CM029
Dja Faunal Reserve


Year of compilation: 2001

Site description
Located in the south-central part of the country, east of the town of Sangmélima, this is the largest protected area in Cameroon. The terrain is generally flat and the vegetation comprises lowland evergreen and semi-evergreen rainforest and some riparian and swamp-forest, the latter dominated by Uapaca and Raphia spp. There are a number of inselbergs and small enclosed edaphic savannas, either on rocky substrate or in swamps. Average annual rainfall is c.1,600 mm.

Key biodiversity
See Box and Tables 2 and 3 for key species. The avifauna remains poorly documented (with about 310 species claimed, but only some 250 detailed in a preliminary report). In addition, there are historical records of a number of other species collected by G. L. Bates in lowland forest and swamps to the west of the reserve near Bitye, which should be looked for in Dja. These include some species of conservation concern or restricted range such as Bradypterus grandis and Batis minima. Ploceus batesi was also collected near Bitye in the past and seen more recently in a village near the reserve’s entrance. The possible occurrence of these and other species in the reserve requires further surveys. Dja is known to hold some of the largest breeding colonies of Picathartes oreas in the country (with at least 50 nests known, and much habitat not yet prospected). Gallinago media has also been recorded, but its local status is not documented.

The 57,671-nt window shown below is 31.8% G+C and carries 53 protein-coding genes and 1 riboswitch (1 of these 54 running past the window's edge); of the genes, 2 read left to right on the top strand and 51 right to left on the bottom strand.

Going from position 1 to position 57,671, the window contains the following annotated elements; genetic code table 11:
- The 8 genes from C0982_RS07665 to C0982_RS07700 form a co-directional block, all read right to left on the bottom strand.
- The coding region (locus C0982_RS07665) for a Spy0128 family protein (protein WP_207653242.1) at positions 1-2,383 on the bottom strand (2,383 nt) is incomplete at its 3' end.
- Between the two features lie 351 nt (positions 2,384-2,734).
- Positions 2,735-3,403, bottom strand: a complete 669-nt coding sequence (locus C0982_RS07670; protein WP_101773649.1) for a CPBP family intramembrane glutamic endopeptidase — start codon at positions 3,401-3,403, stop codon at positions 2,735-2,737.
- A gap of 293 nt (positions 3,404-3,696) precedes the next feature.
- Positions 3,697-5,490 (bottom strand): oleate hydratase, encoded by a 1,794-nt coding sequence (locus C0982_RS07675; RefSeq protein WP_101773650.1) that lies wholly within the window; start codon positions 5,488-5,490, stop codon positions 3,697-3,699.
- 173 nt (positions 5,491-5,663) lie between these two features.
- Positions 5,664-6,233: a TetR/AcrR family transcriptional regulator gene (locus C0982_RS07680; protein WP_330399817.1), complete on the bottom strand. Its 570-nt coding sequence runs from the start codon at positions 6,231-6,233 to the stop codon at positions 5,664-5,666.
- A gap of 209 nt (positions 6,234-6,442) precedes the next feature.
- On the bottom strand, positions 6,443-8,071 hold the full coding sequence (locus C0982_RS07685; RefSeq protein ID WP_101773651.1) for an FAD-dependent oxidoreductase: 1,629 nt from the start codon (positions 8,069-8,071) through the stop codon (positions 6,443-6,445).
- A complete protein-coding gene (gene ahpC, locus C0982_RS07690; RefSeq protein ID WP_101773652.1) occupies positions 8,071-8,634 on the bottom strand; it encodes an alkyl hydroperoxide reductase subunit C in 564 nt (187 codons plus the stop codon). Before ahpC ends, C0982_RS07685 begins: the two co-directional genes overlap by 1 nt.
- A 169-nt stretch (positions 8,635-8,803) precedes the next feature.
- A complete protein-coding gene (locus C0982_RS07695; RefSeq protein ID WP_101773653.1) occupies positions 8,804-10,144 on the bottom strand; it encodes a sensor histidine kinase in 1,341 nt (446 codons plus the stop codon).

Non-bird biodiversity: Among important primates are populations of Gorilla gorilla (EN), Pan troglodytes (EN), Colobus satanas (VU) and Arctocebus aureus (LR/nt). Also present are Loxodonta africana (EN).



Pressure/threats to key biodiversity
Dja was established as Hunting Reserve in 1950, a Wildlife Reserve in 1973, a Biosphere Reserve in 1981 and a World Heritage Site in 1984. The area is naturally protected by the wide Dja river, which prevents access from the main road that passes south of the reserve, and has never been logged. There is a risk that, in time, the reserve will become isolated from other forests in the region due to logging. Poaching of mammals is a problem locally, but does not affect birdlife. Agricultural encroachment is limited to the vicinity of the road in the north, due to the low human population in the area. The European Union-funded ECOFAC project is presently involved with research and management aspects.


Recommended citation
BirdLife International (2017) Important Bird Areas factsheet: Dja Faunal Reserve. Downloaded from http://www.birdlife.org on 23/10/2017.